The study said the that the UK Government had "turned a blind eye" to child sex offenders who travel or work abroad, placing thousands of children at risk, with "repeat offenders travelling from country to country and flagrantly avoiding the stringent sex offender mechanisms in the UK".
The track record in Britain as far as prosecuting paedophiles is very dismal, as it has prosecuted only five, sex offenders for child sexual abuse abroad since 1997, and none since 2005, while the US has prosecuted more than 50, and Australia more than 25. But the report, by Ecpat UK, a coalition of children's charities, pointed out that Britons figure prominently in international child abuse statistics, with at least 15 British nationals charged in Thailand over the past two years for the sexual abuse of children, and others prosecuted in India, Ghana, Cambodia and Albania, reported The Guardian.
The report said: "Many of them have been teachers or volunteers in orphanages. Currently, schools and organisations abroad have no mechanism for undertaking pre-employment checks for checking the suitability of working with children through UK criminal records or other sources. This is a major gap in the protection of vulnerable children."
Ecpat UK Director Christine Beddoe said: "Offenders are always trying to find new ways to access vulnerable children. The easiest way to do that is to get into the school or orphanage system - once you've got a job, you've got an employment history and can travel from country to country. By not allowing international organisations access to the information we hold we are putting children at risk and allowing offenders to operate without fear."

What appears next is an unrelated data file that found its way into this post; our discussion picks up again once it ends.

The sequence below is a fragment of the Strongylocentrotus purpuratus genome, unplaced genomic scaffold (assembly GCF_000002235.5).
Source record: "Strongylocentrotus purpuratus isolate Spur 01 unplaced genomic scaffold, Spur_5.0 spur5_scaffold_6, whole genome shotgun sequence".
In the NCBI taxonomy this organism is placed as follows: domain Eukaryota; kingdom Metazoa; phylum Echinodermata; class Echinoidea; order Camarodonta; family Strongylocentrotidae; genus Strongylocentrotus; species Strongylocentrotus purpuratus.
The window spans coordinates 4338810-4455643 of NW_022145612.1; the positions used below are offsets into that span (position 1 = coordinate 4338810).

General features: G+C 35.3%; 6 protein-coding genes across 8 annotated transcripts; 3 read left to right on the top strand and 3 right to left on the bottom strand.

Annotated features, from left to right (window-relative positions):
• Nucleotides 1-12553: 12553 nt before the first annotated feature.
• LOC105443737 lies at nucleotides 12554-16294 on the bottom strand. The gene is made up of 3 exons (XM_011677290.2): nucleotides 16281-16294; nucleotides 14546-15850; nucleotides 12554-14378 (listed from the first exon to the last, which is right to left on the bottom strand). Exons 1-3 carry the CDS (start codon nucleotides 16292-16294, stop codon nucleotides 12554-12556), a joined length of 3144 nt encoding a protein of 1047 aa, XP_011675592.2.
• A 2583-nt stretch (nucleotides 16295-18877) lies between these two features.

The report also called for chaperones to ensure convicted sex offenders do not abscond during their return to the UK, as long-haul flights often include stop-off landings.
The charity also recommended more joint investigations between police forces and a review of foreign travel orders, which restrict the movements of high-risk sex offenders. Only three have ever been issued for child sex offenders, compared with more than 3000 for football hooligans, the report pointed out.
"There is something fundamentally wrong about the current attitude to risk and harm to children abroad when these figures are shown side by side," said the report released after the study.
New measures came into force last month allowing paedophiles who abuse children abroad to be prosecuted in Britain, regardless of whether the abuse was legal in the host country. "This sends a strong message to so-called sex tourists that they won't get away with targeting other countries with less strict controls than the UK," the Home Office said, and added: "From the autumn, we also intend to make registered sex offenders notify the police of any travel abroad.
Presently, sex offenders have to notify police if they will be abroad for three days or more."